Updated: Oct 23, 2021
One trick I found that helps me read more books and not only that process them faster is through visual learning. I am a visual learner who has had many years of short film experience, so this comes easily to me. However, I understand how this might not come easy to most.
Books in it of themselves are a stale, lifeless form if not properly attended to. That is why it is imperative you visualize every description and line of every sentence as if the characters were standing in the room with you.
With that, it is key that if this does not come naturally or if the words do not paint a picture in your mind, so to speak. That you take a second before you read a paragraph or line of dialogue to close your eyes and image the scene taking place in your mind.
Note the author’s visceral descriptions as they may even help you come up with your own and slowly paint the canvas in your mind with every detail of the novel.
Albeit some novels are more descriptive than others, such as Stephan Kings' work. Which helps baby-step you in this process. Some novels such as Gillian Flynn are brief. Leaving a lot for interpretation or the reader's imagination.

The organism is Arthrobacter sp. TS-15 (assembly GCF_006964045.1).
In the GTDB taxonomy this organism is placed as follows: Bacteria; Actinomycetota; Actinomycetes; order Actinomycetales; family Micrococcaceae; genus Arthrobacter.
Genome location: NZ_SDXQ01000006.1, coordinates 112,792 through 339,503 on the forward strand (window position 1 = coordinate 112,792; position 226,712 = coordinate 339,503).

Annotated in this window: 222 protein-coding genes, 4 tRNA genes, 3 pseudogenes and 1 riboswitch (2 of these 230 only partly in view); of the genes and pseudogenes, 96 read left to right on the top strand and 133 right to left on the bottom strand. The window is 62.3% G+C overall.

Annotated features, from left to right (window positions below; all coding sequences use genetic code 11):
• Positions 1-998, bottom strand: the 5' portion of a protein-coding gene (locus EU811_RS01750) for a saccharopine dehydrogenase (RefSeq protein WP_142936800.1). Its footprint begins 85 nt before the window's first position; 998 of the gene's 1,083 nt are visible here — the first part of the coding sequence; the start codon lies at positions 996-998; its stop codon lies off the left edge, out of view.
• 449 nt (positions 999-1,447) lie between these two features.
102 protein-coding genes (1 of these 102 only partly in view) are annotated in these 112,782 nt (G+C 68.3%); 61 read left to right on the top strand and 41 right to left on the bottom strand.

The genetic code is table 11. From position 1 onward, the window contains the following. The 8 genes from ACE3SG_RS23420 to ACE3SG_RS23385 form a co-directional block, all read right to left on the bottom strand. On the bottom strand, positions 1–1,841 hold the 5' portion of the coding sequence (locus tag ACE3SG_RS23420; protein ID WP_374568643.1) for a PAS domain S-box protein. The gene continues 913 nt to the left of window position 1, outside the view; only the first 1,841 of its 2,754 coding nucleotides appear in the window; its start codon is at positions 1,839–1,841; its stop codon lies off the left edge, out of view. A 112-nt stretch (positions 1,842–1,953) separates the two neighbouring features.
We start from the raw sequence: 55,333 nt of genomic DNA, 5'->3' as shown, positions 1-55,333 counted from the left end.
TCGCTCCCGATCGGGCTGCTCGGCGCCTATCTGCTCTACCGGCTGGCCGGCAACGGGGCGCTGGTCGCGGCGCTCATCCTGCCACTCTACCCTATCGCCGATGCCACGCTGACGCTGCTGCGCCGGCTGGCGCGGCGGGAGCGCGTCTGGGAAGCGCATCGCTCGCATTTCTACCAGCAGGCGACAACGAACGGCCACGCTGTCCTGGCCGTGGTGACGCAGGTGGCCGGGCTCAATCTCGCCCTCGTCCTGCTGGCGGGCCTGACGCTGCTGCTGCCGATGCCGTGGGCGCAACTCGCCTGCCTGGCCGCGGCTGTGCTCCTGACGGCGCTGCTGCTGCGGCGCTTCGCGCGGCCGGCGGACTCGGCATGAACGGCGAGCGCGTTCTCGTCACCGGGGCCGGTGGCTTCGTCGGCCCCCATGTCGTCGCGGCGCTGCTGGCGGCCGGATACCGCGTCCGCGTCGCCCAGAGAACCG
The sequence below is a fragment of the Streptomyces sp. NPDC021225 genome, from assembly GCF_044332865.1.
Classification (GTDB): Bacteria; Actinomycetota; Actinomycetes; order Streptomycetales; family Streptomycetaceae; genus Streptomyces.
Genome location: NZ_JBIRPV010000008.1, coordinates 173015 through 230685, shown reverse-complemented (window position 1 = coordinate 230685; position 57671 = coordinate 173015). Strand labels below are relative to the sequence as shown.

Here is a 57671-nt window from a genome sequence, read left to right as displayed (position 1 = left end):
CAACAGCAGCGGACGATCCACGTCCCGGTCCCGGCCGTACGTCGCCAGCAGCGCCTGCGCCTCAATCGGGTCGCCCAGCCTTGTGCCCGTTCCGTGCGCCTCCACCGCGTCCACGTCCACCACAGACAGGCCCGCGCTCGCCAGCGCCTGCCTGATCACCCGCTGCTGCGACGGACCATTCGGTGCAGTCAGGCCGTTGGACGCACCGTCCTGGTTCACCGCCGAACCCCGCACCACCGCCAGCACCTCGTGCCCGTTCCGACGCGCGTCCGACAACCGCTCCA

I hope this post has helped you come to appreciate great literature and all it offers. As well as help you find your next spark of inspiration for your novel.
Currently, I am reading Night Film by Marisha Pessl. This is a gripping tale I would definitely recommend due to it embracing all the concepts I laid out perfectly. Not only that, it takes an unprecedented form in using images of police files and newspapers to drive the story visually. We live in a visual society nowadays, so it is essential writers find innovative solutions to giving life to this timeless form.
Till next time.
- Matt Gorrell